First, some basic and straightforward information about the entire series. There were:
Here's a nifty excel chart of all of the exact scores from all 6 shows. The number of occurrences of each score is on the y-axis, the scores themselves on the x-axis. I think it's slightly visually misleading/difficult to look at.
|Mean - Purple Line|
Red - 1 Standard Deviation
Green - 2 Standard Deviations
Blue - 3 Standard Deviations
I think we're looking more for the bell curve itself, if it exists (which I think it does- most horses should be satisfactory, some will be worse, and some will be better). All of the "single count" dots are kind of meaningless without an even bigger data set that gives them a count of more than 1 occurrence, otherwise you're just looking at the dot density.
|The normal curve for those of you who are not mathaholics.|
A hump in the middle with two tails that taper off on either side.
Each side will have 50% of the data, which will be distributed in the same way on both sides.
Enter the rounded chart, where every score got rounded to the nearest whole percent. Not the best method, but my sample set isn't big enough to go to one decimal place (because that's where we were starting anyway!).
|Lines are the same as the above chart.|
For those interested in the exact values of the standard deviation lines:
For those not familiar with standard deviation, here's a quote stolen from Wikipedia:
In statistics, the standard deviation (SD, also represented by the Greek letter sigma σ or s) is a measure that is used to quantify the amount of variation or dispersion of a set of data values. A low standard deviation indicates that the data points tend to be close to the mean (also called the expected value) of the set, while a high standard deviation indicates that the data points are spread out over a wider range of values.And for those not familiar with variance, here's a quote also stolen from Wikipedia:
In probability theory and statistics, variance measures how far a set of numbers are spread out. A variance of zero indicates that all the values are identical. Variance is always non-negative: a small variance indicates that the data points tend to be very close to the mean (expected value) and hence to each other, while a high variance indicates that the data points are very spread out around the mean and from each other.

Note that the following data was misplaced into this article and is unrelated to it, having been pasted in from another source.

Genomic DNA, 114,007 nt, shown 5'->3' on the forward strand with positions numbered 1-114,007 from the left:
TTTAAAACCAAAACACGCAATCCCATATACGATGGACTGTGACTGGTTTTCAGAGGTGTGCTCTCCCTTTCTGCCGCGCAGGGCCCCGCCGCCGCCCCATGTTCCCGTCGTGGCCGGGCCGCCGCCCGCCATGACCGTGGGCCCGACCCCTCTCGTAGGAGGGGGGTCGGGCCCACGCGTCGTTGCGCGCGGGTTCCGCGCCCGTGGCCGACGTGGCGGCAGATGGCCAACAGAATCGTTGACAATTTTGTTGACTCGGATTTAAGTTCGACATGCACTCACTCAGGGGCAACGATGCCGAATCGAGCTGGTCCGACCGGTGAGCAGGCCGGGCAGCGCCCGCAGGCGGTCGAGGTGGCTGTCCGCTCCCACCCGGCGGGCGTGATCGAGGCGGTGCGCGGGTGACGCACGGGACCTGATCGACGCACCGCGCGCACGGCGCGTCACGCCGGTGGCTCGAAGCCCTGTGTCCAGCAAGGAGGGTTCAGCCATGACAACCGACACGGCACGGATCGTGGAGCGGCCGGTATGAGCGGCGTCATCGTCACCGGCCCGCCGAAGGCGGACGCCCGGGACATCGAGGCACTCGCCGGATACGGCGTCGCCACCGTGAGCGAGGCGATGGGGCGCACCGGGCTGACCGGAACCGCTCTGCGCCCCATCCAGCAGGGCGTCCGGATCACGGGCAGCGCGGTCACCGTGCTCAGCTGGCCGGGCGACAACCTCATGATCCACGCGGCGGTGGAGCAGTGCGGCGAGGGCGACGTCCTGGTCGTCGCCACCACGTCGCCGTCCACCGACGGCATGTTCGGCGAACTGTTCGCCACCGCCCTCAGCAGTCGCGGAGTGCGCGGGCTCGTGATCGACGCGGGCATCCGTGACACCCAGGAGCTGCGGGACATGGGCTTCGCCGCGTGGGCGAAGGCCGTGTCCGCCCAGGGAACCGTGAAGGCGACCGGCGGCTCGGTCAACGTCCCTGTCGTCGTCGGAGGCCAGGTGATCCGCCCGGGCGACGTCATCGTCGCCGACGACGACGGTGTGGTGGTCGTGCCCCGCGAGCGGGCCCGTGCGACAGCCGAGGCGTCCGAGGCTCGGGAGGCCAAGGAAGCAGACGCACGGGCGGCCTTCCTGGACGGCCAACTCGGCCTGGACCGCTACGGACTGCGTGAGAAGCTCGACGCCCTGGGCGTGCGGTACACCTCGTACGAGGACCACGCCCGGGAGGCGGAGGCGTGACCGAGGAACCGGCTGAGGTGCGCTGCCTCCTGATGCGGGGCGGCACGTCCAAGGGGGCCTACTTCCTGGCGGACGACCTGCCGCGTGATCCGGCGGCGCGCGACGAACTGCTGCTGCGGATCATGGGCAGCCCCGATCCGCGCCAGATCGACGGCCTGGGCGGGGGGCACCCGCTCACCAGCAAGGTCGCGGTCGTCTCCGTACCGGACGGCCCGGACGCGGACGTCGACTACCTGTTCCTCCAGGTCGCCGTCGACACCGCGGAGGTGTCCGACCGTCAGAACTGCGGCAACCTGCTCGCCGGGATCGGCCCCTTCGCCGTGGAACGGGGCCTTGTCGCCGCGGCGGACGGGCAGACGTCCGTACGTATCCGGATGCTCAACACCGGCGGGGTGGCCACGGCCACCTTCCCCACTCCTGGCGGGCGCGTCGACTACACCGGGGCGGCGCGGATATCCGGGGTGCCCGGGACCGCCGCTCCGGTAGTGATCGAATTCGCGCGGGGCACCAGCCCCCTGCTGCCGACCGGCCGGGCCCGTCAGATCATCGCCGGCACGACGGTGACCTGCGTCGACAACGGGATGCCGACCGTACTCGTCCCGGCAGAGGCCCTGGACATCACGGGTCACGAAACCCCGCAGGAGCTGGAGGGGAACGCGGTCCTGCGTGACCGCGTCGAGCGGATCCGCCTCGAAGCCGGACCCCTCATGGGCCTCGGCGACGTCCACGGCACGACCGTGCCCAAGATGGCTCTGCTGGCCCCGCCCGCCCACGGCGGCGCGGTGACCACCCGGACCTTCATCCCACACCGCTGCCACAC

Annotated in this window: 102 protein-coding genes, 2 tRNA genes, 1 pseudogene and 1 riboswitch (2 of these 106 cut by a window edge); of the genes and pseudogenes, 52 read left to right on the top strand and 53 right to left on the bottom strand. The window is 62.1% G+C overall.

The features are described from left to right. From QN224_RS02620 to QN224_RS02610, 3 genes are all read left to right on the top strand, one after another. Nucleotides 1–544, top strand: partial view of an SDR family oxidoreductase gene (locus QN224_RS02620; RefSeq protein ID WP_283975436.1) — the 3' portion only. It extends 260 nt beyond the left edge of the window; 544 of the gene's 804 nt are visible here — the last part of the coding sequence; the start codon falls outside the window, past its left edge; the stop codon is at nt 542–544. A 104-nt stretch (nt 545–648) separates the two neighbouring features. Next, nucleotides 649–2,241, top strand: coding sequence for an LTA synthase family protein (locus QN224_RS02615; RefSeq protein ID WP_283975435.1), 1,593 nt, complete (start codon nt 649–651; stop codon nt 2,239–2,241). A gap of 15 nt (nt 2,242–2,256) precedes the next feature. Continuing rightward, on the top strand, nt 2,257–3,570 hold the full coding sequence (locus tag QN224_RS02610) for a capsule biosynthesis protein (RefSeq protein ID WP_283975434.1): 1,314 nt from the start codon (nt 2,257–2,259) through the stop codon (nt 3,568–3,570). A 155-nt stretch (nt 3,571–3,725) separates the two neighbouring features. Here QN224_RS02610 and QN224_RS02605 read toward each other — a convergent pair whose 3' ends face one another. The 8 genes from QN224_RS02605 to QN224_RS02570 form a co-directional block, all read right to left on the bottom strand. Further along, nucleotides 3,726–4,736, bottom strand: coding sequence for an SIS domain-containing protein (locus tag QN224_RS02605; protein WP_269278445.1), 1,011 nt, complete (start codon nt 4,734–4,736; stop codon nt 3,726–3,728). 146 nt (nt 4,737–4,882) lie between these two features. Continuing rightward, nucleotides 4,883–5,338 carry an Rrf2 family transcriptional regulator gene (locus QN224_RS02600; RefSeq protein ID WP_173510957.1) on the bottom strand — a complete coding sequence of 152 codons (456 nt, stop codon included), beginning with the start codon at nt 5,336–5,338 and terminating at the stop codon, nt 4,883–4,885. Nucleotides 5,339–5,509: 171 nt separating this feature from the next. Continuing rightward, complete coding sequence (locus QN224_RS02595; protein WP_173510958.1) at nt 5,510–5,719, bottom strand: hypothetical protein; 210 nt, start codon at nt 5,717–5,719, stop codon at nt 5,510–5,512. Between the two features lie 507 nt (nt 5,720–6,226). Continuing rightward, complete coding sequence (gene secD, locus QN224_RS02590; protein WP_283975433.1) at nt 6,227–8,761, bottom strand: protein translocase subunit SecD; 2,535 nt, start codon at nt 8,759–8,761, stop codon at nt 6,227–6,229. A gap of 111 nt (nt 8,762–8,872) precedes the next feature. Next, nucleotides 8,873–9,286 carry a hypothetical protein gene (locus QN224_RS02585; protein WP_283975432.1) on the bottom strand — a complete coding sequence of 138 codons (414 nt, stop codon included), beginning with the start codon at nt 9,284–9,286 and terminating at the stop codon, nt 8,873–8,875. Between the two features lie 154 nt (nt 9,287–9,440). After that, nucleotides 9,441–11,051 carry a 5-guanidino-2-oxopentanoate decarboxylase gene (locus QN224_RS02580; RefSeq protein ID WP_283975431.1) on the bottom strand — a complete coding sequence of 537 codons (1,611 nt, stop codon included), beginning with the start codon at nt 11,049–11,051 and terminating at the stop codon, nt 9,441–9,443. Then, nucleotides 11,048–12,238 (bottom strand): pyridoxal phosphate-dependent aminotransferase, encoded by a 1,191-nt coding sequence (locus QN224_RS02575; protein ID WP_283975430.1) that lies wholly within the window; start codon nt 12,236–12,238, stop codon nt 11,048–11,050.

In a normal distribution (bell curve), 68% of the data should fall within one standard deviation of the mean, 95% within two standard deviations, 99.7% within three. Out of the 479 tests, only 3 fell outside the three standard deviations, which means 99.37% of the data is within three standard deviations of the mean (our data: 71.61% within 1 SD, 95.62% within 2 SD, 99.37% within 3 SD).
In a normal distribution, the mean (average), median (middle data point), and mode (most common data point) should be the same. Using our rounded values, it looks like the mean is 60.3%, median is 61.0%, mode is 63.0%. Perhaps our show data isn't normally distributed (more on that below).
Variance was smallest at the first show- that isn't surprising since that show had 9 ties and one 3-way tie throughout the day.
Variance was biggest at the 3/6 show (by a lot). The range of scores that day almost matches the ranges for every score in the series, except in a smaller data set. This show was also the one where there were a ton of scores in the 40s, many more than there should have been. While I think that judge was generous at times, I also think she was quite harsh too. Throughout the series, there were 18 scores below 50. 12 of them happened at this show and all were at the intro/training level. Only one horse in the series was consistently in the upper 40s and low 50s, and I watched him go on numerous occasions- he would fling himself across the arena, spin, not halt, not hold his gait, and being inverted was the least of his problems. I don't think Intro and Training levels should be scored that low unless they're doing what this horse was doing... especially at schooling shows.